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The recession is over: time to move on

The National Bureau of Economic Research announced today that the recession officially ended in June 2009. Starting in December 2007, the 18-month period was the longest recession since the Second World War.

No big deal? Well, first of all, as Barry Ritholtz points out, the news from the NBER (with its accompanying evidence) puts paid to those who have proclaimed that the US economy remains stuck in recession. Furthermore, there are those who have said “so what” about the end to the recession, given that unemployment remains stubbornly high. But, in this regard, it is clear that historically job growth follows output growth, but usually lags. The growth since June 2009 is likely to be creating pressures for greater employment growth.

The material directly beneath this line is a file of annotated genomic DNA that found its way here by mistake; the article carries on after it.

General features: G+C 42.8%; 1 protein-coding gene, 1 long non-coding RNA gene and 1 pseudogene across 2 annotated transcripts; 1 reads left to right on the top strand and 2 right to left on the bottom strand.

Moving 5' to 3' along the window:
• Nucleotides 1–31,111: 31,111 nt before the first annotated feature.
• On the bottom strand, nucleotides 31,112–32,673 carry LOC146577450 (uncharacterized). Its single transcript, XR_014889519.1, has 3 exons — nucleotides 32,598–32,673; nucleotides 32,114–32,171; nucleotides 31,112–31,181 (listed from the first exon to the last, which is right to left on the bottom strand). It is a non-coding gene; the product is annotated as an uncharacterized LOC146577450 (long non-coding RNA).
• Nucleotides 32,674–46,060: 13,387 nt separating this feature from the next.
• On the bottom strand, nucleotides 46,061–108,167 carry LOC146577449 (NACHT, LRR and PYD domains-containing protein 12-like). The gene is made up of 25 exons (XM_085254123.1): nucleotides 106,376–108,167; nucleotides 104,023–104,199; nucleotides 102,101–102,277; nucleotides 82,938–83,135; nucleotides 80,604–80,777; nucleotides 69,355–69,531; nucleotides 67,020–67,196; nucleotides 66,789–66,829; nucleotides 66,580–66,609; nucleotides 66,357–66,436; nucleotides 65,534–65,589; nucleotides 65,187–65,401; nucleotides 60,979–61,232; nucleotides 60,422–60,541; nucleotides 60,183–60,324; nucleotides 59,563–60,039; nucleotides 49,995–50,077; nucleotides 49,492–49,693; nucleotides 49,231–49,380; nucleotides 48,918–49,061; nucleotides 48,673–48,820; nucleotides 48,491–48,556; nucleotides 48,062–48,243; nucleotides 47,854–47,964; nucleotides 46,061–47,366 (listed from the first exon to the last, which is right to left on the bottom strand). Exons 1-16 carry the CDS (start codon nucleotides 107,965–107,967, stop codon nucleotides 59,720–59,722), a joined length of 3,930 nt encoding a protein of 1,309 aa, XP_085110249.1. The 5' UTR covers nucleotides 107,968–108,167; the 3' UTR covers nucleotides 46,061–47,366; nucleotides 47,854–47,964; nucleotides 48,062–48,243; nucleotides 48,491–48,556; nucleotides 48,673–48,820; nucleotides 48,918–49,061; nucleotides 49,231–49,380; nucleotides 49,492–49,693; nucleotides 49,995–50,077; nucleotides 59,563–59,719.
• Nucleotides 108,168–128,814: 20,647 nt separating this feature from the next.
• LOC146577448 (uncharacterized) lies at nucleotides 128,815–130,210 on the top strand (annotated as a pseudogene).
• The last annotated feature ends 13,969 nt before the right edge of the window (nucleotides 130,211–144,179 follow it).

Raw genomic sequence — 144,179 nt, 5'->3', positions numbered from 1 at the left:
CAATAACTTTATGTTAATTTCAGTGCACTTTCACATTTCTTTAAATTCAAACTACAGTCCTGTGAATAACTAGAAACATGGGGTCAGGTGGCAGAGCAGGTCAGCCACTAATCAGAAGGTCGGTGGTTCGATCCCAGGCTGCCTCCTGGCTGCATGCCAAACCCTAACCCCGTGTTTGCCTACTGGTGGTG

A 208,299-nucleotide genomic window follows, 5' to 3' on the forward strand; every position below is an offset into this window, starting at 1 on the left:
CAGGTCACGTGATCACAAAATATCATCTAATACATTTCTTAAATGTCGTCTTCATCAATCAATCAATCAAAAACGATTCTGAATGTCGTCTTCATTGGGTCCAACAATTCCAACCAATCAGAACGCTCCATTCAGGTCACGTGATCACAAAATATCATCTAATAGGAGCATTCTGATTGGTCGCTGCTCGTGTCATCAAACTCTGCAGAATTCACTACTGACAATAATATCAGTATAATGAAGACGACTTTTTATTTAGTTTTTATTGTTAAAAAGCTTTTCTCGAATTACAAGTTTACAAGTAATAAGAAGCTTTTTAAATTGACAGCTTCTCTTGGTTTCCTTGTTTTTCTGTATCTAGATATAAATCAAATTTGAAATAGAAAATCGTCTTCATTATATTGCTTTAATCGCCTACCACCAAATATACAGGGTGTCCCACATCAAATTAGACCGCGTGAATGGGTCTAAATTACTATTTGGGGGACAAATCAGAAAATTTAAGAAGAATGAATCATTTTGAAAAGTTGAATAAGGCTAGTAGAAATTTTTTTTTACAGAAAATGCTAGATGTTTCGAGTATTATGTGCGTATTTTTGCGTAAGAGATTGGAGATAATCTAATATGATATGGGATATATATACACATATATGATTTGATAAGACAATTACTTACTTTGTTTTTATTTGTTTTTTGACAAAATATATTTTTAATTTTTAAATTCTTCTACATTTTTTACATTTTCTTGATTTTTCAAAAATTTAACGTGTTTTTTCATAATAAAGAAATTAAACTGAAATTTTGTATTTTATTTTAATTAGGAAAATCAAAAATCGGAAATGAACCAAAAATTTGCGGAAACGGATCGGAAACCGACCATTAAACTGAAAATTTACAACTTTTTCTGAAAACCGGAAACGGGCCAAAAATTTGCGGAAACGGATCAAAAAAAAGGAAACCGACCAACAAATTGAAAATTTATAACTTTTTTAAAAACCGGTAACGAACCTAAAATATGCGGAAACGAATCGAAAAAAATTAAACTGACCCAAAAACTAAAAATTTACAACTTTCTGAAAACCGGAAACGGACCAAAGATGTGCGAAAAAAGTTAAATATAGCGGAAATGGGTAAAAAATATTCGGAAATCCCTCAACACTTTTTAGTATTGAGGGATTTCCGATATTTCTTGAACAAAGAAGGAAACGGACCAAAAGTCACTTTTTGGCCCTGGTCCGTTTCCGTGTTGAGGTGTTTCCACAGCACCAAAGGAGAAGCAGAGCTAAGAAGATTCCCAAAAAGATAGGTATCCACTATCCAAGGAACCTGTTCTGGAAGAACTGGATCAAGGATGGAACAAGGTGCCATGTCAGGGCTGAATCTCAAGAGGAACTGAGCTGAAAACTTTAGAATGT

It’s almost a certainty that the conventional wisdom among economic commentators is behind the curve: they are still celebrating an upturn when there are signs of a downturn emerging, and are bemoaning a recession when indicators point to a recovery. So is everything hunky-dory today? Not at all. In fact, it is the lack of robustness in the recovery period that highlights that all is not well. And a “double dip” is hardly out of the question. But, as Obama is fond of saying, make no mistake: a recovery has been happening. The question turns to its strength, not its existence.

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